Since entering into a full national lockdown back in March we have seen so many changes in the way that we consume. As the threat of the lockdown loomed in early March we saw hoards of people panic buying essentials like rice, pasta and loo roll, meaning that many of those more vulnerable members of society who were unable to get to a supermarket were either left with nothing, or had to pay extortionate prices at local convenience stores.
Supermarkets were limiting the number of essentials you could buy at a time and there were stories of people stock-piling sundries to the point that they were unable to move around their homes. Items like all purpose flour were unavailable for weeks after lockdown began (may we never see another banana bread again!) and items like hand sanitiser and face-masks were suddenly at the top of every shopping list.
Fashion retail took a hit in store due to non-essential store closures, where online sales rocketed for many retailers with consumers swapping their office clothes for loungewear and pyjamas. A number of British high-street stores have gone into administration as a result of the pandemic. Many were forced to turn to the likes of Amazon to get food and other essentials as many smaller, local grocers were unable to keep up with the demand. However, the longer that we spent in isolation, the more we realised that we didn’t actually need half of the things that we considered to be “essential” pre-pandemic.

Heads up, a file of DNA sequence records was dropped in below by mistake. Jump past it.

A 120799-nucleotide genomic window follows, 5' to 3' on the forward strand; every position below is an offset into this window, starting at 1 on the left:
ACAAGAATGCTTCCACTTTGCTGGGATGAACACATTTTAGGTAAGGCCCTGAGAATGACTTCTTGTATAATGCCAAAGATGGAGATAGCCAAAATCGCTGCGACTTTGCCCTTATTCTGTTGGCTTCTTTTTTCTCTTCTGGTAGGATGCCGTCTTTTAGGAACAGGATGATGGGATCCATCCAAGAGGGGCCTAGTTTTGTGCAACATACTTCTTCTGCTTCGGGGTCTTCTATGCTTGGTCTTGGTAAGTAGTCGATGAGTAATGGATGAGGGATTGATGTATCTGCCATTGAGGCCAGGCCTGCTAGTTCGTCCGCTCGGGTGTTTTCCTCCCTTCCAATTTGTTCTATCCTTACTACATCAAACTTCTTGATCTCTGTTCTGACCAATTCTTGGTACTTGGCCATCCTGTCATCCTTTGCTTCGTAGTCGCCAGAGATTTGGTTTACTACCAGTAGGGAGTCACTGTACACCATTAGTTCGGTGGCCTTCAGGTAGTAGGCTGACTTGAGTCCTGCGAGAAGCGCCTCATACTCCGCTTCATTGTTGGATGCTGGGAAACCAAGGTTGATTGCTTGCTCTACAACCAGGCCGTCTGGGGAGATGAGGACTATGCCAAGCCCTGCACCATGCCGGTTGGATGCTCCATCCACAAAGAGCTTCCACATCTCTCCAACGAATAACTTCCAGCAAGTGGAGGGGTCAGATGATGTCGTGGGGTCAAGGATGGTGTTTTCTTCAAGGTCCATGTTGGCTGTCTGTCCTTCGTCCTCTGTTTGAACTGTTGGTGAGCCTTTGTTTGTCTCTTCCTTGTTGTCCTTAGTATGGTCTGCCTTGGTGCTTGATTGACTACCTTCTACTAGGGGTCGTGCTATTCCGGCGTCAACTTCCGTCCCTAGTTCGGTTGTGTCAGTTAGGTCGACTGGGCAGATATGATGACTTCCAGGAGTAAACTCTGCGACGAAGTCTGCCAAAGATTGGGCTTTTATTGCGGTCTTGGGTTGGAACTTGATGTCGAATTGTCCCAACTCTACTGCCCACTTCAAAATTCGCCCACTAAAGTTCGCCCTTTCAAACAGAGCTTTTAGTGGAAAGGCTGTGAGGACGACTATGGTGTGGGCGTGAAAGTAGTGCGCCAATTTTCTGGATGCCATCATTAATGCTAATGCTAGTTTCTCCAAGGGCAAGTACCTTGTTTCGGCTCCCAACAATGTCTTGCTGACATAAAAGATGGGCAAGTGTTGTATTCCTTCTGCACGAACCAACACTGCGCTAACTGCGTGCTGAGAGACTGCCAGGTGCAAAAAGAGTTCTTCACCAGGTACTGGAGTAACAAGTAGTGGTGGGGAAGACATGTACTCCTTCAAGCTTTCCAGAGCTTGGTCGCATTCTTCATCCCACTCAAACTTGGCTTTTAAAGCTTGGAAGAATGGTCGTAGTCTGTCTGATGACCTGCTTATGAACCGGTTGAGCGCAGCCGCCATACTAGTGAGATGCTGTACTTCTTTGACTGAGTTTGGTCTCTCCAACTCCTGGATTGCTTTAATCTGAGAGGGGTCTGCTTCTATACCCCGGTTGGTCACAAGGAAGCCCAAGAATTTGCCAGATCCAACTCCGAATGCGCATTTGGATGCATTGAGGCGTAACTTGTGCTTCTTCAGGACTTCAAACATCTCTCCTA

J.P Morgan conducted a study of how consumer spending has changed in the U.S citing that consumers mainly purchased things like household cleaning products, home hair colour kits and vitamins and supplements. Companies like Nestlé saw an increase of around a third for their fresh roast coffee sales as workforces moved to working from home.
Essentially, global lockdown measures have restricted where we can actually spend our money and with so many losing their jobs, the economic consequences of the pandemic mean that consumers don’t actually have the means to spend as much as they used to and with no definitive end in sight, household incomes may continue to fall in the coming months. There has been quite a drastic shift in where consumers now choose to spend their cash, with many opting to spend on exercise equipment or streaming services for entertainment, over things like dining out, travelling and other non-essential products.
For those of us working in offices and other non-essential workers, the pandemic brought about a new way of working from home, meeting virtually and not being able to communicate as easily with those whom we would normally see on a daily basis. Many of us, myself included, adopted a much slower approach to life. What started as a frantic need to prove ourselves in working from home, working longer hours (hands up if you did a 14 hour day from time to time) eventually became something so much more relaxed and fluid. We began taking time for ourselves and exercising more (couch to 5k anyone?!), having proper lunch breaks, spending more time with those in our households and enjoying more home-cooked meals. We learned to enjoy our time at home and not take it for granted.